Frida Ghitis entered the news business in 1981, when she joined CNN only a few months after the launch of the first 24-hour news network. She was unit manager, producer and correspondent, traveling to major news events all over the globe. She has worked in more than 50 countries in virtually every region of the world. During her time at CNN she was part of the teams that covered the collapse of the Soviet Union from Russia, the 1991 Gulf War from Jordan and Saudi Arabia, the U.S. intervention in Haiti, the hostage crisis in Peru, multiple developments in Cuba, political conventions in the United States and a dozen presidential trips, from Ronald Reagan in Mexico and Madrid, to George HW Bush in Singapore and Somalia.
After leaving CNN in 2000 she authored "The End of Revolution: a Changing World in the Age of Live Television." She writes about world affairs for a variety of publications, and travels all over the world -- from Baghdad to Buenos Aires -- as an independent journalist.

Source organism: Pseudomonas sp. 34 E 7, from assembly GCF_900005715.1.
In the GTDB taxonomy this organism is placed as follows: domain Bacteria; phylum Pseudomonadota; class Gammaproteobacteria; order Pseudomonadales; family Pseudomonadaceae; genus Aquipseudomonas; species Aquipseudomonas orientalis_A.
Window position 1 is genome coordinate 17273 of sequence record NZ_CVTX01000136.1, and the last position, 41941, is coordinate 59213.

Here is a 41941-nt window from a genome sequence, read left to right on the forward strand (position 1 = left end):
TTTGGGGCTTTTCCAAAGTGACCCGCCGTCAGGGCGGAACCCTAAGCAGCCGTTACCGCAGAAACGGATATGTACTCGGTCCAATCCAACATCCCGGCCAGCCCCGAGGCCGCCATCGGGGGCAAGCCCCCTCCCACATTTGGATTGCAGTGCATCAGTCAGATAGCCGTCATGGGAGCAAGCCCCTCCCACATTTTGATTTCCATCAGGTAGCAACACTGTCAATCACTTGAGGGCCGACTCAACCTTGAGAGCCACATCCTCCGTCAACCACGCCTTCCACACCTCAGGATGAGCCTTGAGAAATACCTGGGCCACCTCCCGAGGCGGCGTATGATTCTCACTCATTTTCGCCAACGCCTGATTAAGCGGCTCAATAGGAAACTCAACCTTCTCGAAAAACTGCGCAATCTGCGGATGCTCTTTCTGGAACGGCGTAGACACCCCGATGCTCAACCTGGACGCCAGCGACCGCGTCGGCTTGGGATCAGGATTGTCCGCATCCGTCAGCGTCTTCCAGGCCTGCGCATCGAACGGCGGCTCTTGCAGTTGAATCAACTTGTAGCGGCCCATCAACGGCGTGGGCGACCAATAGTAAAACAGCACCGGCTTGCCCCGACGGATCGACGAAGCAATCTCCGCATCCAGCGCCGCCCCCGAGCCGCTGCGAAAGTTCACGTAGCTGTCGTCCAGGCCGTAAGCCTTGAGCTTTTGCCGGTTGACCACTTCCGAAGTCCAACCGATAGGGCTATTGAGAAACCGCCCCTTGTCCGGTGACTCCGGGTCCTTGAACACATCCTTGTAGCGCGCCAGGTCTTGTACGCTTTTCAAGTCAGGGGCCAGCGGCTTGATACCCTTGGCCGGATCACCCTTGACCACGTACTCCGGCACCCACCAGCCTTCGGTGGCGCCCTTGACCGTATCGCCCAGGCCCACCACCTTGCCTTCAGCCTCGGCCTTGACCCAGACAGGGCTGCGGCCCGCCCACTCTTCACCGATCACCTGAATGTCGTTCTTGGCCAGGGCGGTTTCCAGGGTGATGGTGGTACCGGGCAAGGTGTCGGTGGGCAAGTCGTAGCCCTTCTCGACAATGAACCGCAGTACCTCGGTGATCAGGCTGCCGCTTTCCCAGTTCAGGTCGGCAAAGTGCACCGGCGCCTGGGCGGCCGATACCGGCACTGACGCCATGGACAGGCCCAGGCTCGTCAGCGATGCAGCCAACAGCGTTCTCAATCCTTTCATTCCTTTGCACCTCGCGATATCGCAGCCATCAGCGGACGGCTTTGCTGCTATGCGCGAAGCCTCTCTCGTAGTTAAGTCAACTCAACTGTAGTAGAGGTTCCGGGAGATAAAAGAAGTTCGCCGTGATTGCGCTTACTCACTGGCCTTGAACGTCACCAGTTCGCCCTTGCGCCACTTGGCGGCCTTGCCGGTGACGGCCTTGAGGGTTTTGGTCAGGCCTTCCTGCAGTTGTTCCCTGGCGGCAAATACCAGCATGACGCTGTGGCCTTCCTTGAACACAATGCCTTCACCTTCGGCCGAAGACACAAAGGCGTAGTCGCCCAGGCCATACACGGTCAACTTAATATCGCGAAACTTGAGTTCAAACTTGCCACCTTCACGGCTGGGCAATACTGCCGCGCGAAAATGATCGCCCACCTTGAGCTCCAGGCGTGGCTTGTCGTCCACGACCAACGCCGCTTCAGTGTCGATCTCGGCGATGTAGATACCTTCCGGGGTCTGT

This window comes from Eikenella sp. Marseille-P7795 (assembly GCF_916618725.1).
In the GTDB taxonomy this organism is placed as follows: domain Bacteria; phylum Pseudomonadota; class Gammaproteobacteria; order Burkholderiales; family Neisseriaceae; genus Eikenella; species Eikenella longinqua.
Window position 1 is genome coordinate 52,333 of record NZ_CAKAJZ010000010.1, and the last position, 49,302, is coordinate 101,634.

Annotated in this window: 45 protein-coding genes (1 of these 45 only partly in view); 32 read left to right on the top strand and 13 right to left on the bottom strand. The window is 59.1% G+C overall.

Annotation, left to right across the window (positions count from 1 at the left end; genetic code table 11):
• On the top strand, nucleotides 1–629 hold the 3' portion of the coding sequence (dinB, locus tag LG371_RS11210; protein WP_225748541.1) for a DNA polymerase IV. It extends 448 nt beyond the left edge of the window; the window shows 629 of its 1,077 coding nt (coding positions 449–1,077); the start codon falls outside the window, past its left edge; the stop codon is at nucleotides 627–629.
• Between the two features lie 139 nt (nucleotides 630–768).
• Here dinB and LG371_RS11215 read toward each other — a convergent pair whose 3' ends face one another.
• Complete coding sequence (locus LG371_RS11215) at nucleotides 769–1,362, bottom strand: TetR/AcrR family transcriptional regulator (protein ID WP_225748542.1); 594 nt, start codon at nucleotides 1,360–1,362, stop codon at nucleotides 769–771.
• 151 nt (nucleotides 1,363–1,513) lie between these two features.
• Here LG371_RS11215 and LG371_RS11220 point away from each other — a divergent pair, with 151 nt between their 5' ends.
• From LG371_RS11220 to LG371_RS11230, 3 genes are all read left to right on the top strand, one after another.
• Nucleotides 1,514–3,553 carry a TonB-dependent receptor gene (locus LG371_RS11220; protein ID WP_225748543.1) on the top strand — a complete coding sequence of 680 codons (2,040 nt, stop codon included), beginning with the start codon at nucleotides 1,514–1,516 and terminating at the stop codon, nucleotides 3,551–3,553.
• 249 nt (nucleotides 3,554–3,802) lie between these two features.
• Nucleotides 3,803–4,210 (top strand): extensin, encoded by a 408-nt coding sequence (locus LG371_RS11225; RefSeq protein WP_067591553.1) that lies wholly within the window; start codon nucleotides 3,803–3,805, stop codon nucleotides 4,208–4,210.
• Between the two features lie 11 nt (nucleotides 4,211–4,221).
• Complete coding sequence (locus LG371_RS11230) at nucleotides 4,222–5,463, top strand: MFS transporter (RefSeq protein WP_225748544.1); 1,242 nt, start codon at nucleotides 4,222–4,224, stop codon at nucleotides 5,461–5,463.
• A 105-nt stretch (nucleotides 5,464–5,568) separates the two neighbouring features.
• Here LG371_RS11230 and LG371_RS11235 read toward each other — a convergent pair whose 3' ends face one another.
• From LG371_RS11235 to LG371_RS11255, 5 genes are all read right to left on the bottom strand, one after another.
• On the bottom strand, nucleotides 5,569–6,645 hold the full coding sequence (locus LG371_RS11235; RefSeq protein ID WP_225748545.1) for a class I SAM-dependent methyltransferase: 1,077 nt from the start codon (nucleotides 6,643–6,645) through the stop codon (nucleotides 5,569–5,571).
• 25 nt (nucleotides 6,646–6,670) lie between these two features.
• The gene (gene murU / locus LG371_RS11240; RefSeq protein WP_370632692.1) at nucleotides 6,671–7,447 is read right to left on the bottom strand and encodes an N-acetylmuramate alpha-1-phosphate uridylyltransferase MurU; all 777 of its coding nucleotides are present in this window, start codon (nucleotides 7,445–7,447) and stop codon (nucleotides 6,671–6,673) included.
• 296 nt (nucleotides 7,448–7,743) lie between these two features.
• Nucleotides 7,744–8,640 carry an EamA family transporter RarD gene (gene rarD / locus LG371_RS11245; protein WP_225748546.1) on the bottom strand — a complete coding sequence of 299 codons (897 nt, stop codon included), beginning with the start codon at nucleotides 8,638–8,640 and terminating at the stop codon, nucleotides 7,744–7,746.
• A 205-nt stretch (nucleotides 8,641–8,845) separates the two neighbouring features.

In addition to The Miami Herald, her articles have appeared in The Washington Post, The Chicago Tribune, The International Herald Tribune, The Jerusalem Report and dozens of publications in the United States, Europe and the Middle East.
She grew up in Colombia and later moved to the United States, where she attended Emory University in Atlanta. She holds a bachelor's degree in economics and a master's degree in political science.